'Father of African photography' Malick Sidibe dies at 80

Iconic Malian photographer Malick Sidibe, considered as 'Father of African photography' dies at 80

Photo by: Reuters
Photo by: Reuters

A woman holds her child while walking past the studio of the late, celebrated photographer Malick Sidibe in Bamako, Mali, April 15, 2016.

Pioneering Malian photographer Malick Sidibe, whose powerful black and white images of local life won him global fame and top awards, has died aged 80, his family said Friday.

Sidibe's vibrant images of life in the Malian capital Bamako in the 1960s, when the country gained independence from France, were a social commentary chronicling both pop culture and traditional society.

In 2007, he was the first African and the first photographer to be awarded the Golden Lion Award for Lifetime Achievement at the Venice film festival.

His nephew Oumar Sidibe said the photographer had been ailing for some time but did not give details of when he died.

"It's a great loss for Mali. He was part of our cultural heritage," said Mali's Culture Minister N'Diaye Ramatoulaye Diallo.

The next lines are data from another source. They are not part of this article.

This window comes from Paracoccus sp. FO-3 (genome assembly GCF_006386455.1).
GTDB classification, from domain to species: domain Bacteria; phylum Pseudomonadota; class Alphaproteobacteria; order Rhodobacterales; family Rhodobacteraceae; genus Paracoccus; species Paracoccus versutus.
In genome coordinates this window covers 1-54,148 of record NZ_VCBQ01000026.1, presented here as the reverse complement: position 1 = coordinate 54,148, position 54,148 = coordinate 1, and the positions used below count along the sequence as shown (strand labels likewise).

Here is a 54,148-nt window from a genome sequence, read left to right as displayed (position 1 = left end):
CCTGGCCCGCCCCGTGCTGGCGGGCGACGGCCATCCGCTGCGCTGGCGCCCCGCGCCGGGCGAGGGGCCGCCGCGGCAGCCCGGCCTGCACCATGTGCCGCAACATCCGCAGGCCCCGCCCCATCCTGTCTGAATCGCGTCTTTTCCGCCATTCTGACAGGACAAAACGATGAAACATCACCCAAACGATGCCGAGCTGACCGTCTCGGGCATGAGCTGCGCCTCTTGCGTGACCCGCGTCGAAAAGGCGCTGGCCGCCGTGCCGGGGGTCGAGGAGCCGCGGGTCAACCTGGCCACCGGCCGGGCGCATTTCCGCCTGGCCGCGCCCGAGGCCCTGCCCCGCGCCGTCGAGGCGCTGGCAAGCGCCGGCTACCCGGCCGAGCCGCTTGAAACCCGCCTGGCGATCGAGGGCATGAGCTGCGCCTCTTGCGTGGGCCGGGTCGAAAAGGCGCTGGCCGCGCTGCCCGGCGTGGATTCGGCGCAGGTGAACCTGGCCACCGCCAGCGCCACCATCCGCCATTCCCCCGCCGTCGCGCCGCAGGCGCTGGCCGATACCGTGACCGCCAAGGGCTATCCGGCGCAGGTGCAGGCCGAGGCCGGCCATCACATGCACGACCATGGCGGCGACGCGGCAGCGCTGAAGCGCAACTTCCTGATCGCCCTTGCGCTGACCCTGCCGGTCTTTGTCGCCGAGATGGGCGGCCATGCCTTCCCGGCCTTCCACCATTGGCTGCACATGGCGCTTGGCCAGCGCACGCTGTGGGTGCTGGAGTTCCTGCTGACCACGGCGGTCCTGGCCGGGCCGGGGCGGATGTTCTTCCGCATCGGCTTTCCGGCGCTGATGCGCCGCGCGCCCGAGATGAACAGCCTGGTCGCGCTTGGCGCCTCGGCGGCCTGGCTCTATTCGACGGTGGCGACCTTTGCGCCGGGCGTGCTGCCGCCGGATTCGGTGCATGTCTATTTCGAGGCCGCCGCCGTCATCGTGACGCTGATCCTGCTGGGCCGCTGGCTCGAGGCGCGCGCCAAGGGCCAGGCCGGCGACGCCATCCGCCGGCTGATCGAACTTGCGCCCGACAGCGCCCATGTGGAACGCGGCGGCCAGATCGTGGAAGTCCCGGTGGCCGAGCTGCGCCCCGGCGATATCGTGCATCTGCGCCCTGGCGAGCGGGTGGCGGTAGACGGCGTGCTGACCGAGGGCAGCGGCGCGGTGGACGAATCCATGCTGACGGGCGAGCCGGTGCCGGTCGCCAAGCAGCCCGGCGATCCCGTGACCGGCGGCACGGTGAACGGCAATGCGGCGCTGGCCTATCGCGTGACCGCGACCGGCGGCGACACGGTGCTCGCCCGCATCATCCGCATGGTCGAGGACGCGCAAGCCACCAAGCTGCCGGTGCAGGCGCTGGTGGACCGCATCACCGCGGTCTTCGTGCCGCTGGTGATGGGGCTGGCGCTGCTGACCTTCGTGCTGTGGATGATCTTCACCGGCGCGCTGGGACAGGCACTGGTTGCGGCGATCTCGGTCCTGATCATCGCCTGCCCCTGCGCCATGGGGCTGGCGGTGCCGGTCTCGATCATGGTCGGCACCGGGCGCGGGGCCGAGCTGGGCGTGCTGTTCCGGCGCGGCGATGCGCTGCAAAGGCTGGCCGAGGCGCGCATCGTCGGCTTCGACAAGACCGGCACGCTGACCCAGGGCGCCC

"The whole of Mali is in mourning," Diallo said.

Sidibe was the first African to have a solo exhibition in Paris's prestigious Grand Palais museum, and his works adorn the walls of the Museum of Modern Art in New York, the Getty Museum and several other leading museums across the world.

He captured candid images in his studio as well as on the streets of Bamako, including at nightclubs, beaches and sporting events.

This file photo taken on July 12, 2006 shows Malian photographer Malick Sidibe, laureat of the Hasseblad prize, preparing to take a photo with a Rolleiflex in Plouha.

'Father of African photography ' 

"He was often called the father of African photography," France's Culture Minister Audrey Azoulay said after Sidibe's death was announced.

Sidibe said in a 2010 interview that whole worlds were captured in people's faces.

"When I capture it, I see the future of the world," he said.

Sidibe, declared a "national treasure", became the first African to win the prestigious Hasselblad prize in 2003.

He routinely attended several parties a night and hung out at bars and nightclubs to document Bamako's nascent nightlife.

"Music liberated African youth from the taboo of being with a woman," he said in one interview.

"They were able to get close to each other, which is why I was always invited to these parties. I had to go in order to record these moments, when a young man could dance with a young woman close up.

"At night, from midnight to 4am or 6am, I went from one party to another. I could go to four different parties," he said. He would take around 40 snaps at each party, and print the best of the lot.